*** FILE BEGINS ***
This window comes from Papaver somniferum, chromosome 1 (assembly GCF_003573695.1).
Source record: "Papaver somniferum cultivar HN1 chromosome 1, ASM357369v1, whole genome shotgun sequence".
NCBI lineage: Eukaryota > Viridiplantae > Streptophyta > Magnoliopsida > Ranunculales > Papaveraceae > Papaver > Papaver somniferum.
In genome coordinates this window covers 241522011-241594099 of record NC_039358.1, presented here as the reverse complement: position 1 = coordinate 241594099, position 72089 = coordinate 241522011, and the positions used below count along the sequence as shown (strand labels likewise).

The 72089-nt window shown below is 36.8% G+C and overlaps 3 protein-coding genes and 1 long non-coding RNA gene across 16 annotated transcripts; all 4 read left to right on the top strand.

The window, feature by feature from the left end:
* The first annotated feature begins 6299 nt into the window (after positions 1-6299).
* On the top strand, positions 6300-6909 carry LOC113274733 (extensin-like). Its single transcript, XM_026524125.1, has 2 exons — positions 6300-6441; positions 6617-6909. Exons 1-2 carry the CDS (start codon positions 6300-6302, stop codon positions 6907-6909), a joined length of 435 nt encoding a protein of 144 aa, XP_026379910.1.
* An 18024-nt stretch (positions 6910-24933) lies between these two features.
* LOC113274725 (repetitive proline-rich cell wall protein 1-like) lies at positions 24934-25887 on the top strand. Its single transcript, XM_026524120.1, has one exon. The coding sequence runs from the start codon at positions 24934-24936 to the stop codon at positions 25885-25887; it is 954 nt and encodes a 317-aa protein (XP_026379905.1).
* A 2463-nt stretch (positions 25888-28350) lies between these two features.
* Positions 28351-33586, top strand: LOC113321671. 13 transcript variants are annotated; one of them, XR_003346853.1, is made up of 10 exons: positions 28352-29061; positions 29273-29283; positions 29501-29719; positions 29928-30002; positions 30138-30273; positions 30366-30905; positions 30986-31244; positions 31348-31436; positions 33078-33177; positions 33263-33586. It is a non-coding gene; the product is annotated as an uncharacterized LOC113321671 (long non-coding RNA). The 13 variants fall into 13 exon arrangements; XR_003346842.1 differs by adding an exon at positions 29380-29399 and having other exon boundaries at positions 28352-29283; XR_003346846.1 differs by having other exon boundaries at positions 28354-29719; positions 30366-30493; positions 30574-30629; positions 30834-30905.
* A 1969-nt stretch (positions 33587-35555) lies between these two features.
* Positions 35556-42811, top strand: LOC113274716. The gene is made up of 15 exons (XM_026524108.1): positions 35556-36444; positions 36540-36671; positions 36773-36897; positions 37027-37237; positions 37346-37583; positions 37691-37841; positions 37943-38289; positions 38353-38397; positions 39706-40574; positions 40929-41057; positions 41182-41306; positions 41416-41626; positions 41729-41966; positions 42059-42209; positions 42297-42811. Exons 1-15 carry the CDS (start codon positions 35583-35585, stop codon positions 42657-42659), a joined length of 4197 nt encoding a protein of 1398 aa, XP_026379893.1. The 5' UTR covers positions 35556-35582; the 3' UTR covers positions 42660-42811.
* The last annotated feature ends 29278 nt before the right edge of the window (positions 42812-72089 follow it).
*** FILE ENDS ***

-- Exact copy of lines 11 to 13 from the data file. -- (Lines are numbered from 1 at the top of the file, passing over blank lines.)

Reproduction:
* A 2463-nt stretch (positions 25888-28350) lies between these two features.
* Positions 28351-33586, top strand: LOC113321671. 13 transcript variants are annotated; one of them, XR_003346853.1, is made up of 10 exons: positions 28352-29061; positions 29273-29283; positions 29501-29719; positions 29928-30002; positions 30138-30273; positions 30366-30905; positions 30986-31244; positions 31348-31436; positions 33078-33177; positions 33263-33586. It is a non-coding gene; the product is annotated as an uncharacterized LOC113321671 (long non-coding RNA). The 13 variants fall into 13 exon arrangements; XR_003346842.1 differs by adding an exon at positions 29380-29399 and having other exon boundaries at positions 28352-29283; XR_003346846.1 differs by having other exon boundaries at positions 28354-29719; positions 30366-30493; positions 30574-30629; positions 30834-30905.
* A 1969-nt stretch (positions 33587-35555) lies between these two features.